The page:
I'm not blind to some of the problems that have hit LFR in the process, however. I've watched my wife (an excellent player hampered by the fact that her day job doesn't allow the kind of time we used to spend raiding together) struggle with bad LFR groups, and I do think there have been some changes to LFR that need to be addressed. Gutting the entire feature, however, is absolutely not the way to go.

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Filed under: Analysis / Opinion, Raiding, Mists of Pandaria

Know Your Lore: Which side is Wrathion on, anyway?

Know Your Lore Which side is Wrathion on, anyway
The World of Warcraft is an expansive universe. You're playing the game, you're fighting the bosses, you know the how -- but do you know the why? Each week, Matthew Rossi and Anne Stickney make sure you Know Your Lore by covering the history of the story behind World of Warcraft.

Once upon a time, an egg from a corrupted flight of dragons was purified. Even before he hatched, the dragon in that egg began to plot and plan. His first step was freedom -- both from those who sought to contain him, and those who sought to kill him. The second, far larger step was born of a vision ... a terrifying vision of a precious, fragile world abruptly coming to a devastating end. Wrathion is one of the stranger characters to have been introduced in Warcraft. While his plans in Cataclysm were fairly straight forward, Mists has proven to be a far more complicated gambit.

And through all of the quests and all of the plans, Wrathion has remained as enigmatic as he was the first time rogues set eyes on him. He can be cruel, he can be downright merciless if the need calls for it. Yet at the same time, he seems to possess an altruistic capacity that we've simply never seen before from a black dragon. He'll promise the world to you, and then turn around and promise the same to your enemy. Is he bad? Is he good? Is he siding with the Alliance or Horde? What makes Wrathion tick, and just whose side is he on?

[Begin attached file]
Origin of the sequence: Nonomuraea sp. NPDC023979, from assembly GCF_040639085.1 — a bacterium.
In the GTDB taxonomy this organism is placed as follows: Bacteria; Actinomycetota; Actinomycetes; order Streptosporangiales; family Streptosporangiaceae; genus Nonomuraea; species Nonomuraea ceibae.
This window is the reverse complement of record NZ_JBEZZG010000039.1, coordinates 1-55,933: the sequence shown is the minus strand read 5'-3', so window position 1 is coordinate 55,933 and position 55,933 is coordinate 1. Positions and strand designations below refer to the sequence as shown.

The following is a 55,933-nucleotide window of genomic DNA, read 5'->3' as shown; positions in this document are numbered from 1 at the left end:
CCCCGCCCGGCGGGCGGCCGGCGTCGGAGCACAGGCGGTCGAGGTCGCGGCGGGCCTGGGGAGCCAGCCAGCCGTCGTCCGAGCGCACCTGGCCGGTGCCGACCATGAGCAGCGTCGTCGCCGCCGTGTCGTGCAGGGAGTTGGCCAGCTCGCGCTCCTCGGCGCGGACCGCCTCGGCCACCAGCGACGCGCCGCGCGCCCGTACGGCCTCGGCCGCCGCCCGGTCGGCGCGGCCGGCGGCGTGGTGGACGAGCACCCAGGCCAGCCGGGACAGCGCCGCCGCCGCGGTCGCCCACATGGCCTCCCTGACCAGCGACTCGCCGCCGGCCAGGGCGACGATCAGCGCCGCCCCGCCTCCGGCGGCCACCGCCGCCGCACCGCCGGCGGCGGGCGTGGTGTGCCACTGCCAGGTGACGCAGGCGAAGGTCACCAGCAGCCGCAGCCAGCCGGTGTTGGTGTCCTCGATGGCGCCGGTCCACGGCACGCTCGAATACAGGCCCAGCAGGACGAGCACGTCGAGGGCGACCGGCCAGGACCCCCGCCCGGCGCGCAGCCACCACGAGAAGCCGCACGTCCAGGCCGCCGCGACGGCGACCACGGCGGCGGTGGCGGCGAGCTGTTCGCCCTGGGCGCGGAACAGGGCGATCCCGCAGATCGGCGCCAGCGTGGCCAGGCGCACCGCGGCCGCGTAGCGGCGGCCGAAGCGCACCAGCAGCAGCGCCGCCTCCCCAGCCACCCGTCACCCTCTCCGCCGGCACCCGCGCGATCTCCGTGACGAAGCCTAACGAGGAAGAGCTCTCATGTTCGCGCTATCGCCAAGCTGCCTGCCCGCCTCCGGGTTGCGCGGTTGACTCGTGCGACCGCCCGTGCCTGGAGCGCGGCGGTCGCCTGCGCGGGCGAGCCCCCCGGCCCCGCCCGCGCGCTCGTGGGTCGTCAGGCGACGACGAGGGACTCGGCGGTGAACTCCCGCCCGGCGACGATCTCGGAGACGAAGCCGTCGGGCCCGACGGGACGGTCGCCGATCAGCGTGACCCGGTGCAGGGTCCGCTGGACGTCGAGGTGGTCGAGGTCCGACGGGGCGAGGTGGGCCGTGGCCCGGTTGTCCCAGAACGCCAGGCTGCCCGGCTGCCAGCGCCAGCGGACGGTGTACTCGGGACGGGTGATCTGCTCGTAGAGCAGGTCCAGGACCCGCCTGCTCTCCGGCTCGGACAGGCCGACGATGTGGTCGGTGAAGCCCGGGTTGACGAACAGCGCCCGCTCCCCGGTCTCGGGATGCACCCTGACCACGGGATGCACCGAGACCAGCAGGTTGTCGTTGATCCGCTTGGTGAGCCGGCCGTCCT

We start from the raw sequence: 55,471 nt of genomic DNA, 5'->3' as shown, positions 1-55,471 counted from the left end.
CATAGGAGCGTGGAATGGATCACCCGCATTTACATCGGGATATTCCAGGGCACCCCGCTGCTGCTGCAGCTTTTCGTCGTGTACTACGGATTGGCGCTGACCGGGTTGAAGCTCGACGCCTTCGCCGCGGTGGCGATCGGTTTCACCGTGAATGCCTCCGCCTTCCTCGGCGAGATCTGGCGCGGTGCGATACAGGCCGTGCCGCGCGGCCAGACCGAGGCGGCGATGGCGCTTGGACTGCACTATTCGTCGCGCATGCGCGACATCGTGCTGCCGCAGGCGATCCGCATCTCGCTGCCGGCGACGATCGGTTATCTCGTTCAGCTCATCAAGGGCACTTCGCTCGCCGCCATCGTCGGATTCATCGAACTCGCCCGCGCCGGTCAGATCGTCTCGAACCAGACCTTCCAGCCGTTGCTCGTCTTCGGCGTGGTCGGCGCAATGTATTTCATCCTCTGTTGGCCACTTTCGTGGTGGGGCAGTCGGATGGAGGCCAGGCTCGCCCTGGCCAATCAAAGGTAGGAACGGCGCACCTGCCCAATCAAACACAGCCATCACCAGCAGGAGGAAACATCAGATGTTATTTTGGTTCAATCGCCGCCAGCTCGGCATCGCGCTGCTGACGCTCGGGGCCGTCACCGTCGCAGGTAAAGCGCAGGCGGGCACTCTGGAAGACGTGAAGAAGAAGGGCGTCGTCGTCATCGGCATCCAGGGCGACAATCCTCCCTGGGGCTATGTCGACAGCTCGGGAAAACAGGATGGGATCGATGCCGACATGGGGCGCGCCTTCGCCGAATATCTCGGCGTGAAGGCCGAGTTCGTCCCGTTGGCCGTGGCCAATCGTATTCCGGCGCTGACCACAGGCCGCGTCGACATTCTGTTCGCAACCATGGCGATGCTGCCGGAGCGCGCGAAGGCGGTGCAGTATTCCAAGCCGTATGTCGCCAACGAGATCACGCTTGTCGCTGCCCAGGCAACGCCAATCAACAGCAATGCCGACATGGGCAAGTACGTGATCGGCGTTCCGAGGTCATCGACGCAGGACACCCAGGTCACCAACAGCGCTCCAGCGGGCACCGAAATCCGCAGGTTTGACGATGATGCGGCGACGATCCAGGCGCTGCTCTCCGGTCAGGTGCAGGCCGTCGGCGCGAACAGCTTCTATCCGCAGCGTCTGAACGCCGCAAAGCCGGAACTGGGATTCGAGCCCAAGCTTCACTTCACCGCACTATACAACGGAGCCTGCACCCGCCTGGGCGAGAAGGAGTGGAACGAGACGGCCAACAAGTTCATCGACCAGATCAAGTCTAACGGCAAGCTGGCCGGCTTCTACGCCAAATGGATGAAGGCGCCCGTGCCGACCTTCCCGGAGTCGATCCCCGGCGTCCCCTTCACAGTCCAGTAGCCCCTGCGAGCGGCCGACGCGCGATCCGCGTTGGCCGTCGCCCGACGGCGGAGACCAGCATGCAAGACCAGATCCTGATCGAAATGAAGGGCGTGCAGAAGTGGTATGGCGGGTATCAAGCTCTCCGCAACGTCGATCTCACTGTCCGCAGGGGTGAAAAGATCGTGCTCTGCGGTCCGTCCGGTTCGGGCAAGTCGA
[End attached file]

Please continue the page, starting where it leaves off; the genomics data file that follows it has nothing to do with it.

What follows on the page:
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Filed under: Lore, Know your Lore

Mists of Pandaria on sale for $19.99 at Amazon, Gamestop

Get Mists of Pandaria on sale for $1999
Could you use a second copy of Mists of Pandaria? Do you know a friend who can? Right now, the latest World of Warcraft expansion is on sale at both Amazon and Gamestop for $19.99 -- not a bad price at all for the newest iteration of the game. And if you pick up the latest version of World of Warcraft on the Blizzard Store, the $20 program now includes the Cataclysm expansion. That nets you all expansions for $40, which is a pretty good deal as far as holiday gifts for gamer friends go.

Speaking of which, this is also a really opportune and inexpensive way to get yourself set up for the newly revamped Recruit-A-Friend program that should be starting at some point hopefully in the near future. Remember, the new system will be rewarding tokens that can be traded in for a variety of different rewards, so it might just be worth snapping up the game now while it's still on sale. You can head to either Amazon or Gamestop to pick up your copy.